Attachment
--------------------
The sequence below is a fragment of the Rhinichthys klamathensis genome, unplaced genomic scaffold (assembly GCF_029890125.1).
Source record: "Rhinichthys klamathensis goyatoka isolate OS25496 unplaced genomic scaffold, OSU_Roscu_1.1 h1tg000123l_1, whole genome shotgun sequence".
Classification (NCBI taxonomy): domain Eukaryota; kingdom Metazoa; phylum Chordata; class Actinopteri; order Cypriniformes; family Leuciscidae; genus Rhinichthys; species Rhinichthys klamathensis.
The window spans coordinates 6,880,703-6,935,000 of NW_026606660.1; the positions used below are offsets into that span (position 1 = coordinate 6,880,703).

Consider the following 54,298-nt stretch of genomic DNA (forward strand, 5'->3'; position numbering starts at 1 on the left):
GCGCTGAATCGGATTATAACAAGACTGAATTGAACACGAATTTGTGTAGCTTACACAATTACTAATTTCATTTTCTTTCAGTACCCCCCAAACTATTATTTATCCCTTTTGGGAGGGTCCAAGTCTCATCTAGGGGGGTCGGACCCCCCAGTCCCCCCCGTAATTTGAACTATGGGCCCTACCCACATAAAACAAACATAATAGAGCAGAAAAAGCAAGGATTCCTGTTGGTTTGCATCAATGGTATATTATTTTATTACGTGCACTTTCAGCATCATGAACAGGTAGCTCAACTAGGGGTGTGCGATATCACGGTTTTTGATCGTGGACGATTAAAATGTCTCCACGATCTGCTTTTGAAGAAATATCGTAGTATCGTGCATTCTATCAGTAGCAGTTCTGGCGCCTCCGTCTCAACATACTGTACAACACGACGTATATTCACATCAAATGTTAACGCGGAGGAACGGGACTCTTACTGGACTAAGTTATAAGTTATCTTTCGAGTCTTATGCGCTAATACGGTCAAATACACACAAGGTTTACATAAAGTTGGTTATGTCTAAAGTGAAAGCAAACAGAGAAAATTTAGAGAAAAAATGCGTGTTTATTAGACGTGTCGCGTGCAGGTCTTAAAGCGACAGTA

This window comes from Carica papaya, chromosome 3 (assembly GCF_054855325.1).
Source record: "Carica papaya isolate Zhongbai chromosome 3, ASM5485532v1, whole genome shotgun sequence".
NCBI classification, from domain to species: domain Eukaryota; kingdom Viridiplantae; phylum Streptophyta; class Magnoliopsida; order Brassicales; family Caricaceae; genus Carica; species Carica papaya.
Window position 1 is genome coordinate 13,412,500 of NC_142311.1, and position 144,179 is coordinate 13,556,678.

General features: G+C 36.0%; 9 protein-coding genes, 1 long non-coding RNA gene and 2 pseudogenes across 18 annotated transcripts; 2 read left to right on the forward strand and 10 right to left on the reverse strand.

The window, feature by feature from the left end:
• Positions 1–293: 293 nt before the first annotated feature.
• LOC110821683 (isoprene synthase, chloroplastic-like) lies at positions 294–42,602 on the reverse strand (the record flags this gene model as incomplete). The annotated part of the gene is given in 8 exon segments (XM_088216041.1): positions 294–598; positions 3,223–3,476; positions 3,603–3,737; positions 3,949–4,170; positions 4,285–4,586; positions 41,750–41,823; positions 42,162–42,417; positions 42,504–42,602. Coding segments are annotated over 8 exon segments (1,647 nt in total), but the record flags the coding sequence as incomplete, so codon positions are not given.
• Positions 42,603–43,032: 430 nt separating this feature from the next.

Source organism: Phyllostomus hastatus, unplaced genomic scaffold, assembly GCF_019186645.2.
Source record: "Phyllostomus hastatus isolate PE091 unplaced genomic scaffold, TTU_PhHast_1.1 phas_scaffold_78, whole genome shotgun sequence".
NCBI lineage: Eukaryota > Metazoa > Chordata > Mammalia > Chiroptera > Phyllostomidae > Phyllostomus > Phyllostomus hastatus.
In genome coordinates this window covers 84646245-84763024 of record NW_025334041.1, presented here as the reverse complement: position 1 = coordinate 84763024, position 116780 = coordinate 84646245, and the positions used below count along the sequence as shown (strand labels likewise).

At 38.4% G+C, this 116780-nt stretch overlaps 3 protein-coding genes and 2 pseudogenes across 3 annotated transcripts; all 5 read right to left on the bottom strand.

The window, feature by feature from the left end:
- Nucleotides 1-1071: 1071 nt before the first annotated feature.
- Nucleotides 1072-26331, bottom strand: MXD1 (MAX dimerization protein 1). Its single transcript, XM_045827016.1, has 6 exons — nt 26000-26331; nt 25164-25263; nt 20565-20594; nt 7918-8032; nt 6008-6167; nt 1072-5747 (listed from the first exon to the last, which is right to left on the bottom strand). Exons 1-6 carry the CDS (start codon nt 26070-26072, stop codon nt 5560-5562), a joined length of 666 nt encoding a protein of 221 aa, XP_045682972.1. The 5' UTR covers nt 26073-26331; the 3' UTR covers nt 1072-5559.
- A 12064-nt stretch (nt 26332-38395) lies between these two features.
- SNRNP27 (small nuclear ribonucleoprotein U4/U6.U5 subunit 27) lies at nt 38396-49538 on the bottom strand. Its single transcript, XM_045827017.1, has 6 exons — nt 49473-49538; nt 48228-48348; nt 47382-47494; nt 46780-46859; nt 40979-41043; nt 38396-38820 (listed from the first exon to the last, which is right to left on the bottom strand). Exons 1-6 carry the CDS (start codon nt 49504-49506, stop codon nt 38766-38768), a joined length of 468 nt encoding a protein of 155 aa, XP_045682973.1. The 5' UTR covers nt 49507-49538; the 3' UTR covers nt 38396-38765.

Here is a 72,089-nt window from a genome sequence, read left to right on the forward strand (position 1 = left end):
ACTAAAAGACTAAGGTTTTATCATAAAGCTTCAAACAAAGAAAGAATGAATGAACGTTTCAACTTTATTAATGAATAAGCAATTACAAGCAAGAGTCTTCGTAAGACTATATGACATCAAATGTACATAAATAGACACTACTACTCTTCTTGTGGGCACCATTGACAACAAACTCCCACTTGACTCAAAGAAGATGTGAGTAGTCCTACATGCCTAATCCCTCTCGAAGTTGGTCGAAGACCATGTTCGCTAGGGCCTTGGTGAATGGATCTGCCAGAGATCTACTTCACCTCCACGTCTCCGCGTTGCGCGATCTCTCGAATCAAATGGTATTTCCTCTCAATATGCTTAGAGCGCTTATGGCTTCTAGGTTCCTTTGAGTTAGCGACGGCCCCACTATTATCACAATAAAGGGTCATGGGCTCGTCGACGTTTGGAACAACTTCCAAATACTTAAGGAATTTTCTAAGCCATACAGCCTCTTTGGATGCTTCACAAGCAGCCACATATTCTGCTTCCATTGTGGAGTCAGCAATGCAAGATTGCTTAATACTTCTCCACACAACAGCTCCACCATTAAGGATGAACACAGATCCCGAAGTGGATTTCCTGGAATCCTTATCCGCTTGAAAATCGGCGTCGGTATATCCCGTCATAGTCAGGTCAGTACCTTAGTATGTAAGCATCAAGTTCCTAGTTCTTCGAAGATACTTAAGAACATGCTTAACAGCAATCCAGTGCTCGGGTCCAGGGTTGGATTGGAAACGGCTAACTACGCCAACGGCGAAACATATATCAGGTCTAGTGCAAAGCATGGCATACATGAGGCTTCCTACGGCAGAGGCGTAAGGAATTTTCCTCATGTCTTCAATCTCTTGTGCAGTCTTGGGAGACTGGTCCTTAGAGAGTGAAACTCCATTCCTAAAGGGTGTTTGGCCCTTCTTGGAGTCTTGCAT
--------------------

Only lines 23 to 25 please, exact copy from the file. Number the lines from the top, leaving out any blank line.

- Nucleotides 1072-26331, bottom strand: MXD1 (MAX dimerization protein 1). Its single transcript, XM_045827016.1, has 6 exons — nt 26000-26331; nt 25164-25263; nt 20565-20594; nt 7918-8032; nt 6008-6167; nt 1072-5747 (listed from the first exon to the last, which is right to left on the bottom strand). Exons 1-6 carry the CDS (start codon nt 26070-26072, stop codon nt 5560-5562), a joined length of 666 nt encoding a protein of 221 aa, XP_045682972.1. The 5' UTR covers nt 26073-26331; the 3' UTR covers nt 1072-5559.
- A 12064-nt stretch (nt 26332-38395) lies between these two features.
- SNRNP27 (small nuclear ribonucleoprotein U4/U6.U5 subunit 27) lies at nt 38396-49538 on the bottom strand. Its single transcript, XM_045827017.1, has 6 exons — nt 49473-49538; nt 48228-48348; nt 47382-47494; nt 46780-46859; nt 40979-41043; nt 38396-38820 (listed from the first exon to the last, which is right to left on the bottom strand). Exons 1-6 carry the CDS (start codon nt 49504-49506, stop codon nt 38766-38768), a joined length of 468 nt encoding a protein of 155 aa, XP_045682973.1. The 5' UTR covers nt 49507-49538; the 3' UTR covers nt 38396-38765.